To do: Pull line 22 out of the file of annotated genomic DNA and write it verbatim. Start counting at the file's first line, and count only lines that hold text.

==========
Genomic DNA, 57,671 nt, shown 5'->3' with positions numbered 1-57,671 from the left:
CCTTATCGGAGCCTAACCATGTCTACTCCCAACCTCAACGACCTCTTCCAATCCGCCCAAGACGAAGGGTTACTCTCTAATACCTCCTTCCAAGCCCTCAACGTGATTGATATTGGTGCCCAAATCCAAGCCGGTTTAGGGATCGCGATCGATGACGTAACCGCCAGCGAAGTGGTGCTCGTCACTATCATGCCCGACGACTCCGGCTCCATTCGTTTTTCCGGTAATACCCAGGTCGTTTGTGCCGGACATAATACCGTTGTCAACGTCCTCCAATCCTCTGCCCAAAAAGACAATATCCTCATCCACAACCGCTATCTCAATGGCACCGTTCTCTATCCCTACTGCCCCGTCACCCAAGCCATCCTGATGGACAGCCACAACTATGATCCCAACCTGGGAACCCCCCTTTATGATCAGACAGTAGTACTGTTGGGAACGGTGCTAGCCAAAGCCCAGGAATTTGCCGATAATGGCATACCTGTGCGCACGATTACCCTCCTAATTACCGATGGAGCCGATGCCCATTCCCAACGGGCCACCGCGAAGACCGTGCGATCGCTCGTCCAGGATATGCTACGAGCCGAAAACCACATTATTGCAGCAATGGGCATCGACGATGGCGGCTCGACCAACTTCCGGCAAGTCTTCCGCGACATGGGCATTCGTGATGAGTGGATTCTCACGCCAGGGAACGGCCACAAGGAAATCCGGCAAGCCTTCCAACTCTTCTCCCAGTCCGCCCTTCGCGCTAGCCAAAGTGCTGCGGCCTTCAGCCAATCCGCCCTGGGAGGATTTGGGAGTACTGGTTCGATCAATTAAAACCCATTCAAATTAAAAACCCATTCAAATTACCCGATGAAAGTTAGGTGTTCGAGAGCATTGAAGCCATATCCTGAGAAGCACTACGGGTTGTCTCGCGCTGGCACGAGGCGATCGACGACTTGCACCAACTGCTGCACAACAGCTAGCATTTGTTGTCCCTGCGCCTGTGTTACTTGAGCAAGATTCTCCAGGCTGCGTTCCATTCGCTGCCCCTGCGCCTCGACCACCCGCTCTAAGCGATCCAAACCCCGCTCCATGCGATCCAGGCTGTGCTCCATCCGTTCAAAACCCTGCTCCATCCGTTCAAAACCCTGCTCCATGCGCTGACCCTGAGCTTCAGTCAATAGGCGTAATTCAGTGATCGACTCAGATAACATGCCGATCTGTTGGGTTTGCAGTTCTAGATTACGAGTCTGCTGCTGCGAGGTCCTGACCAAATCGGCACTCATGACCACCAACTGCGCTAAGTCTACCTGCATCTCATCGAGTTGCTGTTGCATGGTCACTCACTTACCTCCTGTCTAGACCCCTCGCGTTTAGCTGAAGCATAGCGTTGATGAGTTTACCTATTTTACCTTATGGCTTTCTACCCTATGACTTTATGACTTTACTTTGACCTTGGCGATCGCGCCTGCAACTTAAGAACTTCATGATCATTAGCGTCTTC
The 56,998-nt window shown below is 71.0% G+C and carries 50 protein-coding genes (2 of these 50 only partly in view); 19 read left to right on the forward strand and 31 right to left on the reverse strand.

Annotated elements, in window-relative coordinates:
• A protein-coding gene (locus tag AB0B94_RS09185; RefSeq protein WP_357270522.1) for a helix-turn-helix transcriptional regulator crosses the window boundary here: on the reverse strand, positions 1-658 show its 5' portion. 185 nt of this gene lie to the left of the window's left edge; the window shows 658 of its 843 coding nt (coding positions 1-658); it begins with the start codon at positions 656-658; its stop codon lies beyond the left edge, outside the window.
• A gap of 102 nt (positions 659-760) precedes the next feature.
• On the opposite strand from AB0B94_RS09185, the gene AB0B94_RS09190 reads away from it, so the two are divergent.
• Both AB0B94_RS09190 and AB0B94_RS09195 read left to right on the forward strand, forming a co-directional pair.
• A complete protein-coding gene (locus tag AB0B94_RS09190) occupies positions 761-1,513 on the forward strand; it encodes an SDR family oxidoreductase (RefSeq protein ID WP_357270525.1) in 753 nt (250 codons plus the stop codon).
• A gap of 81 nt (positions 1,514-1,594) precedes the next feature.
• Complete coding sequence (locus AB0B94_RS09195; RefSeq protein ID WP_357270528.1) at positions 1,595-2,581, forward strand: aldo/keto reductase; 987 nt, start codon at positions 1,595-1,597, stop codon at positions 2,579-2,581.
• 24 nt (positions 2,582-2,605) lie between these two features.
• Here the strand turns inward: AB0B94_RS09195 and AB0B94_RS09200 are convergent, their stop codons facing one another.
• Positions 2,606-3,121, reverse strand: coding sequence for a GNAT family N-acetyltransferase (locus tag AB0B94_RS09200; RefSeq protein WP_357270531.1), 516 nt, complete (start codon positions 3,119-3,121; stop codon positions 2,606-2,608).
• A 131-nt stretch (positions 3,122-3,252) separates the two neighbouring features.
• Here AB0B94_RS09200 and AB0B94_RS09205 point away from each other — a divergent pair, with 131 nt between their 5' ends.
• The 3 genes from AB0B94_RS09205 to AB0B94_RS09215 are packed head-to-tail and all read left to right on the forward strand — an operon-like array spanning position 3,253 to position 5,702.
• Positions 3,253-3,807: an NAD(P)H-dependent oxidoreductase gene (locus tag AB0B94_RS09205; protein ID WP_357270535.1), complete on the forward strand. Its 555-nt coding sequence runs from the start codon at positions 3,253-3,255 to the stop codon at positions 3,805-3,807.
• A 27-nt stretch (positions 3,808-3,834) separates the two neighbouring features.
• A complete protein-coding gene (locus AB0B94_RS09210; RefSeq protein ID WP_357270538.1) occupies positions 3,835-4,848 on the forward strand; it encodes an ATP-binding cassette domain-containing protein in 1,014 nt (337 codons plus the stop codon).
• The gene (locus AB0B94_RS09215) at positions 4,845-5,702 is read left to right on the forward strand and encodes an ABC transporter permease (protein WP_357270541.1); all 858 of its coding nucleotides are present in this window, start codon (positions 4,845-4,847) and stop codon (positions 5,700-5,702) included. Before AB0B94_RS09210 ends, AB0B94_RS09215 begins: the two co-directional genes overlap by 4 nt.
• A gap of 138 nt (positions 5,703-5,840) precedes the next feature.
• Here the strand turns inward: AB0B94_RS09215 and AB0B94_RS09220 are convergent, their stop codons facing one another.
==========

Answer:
• A gap of 138 nt (positions 5,703-5,840) precedes the next feature.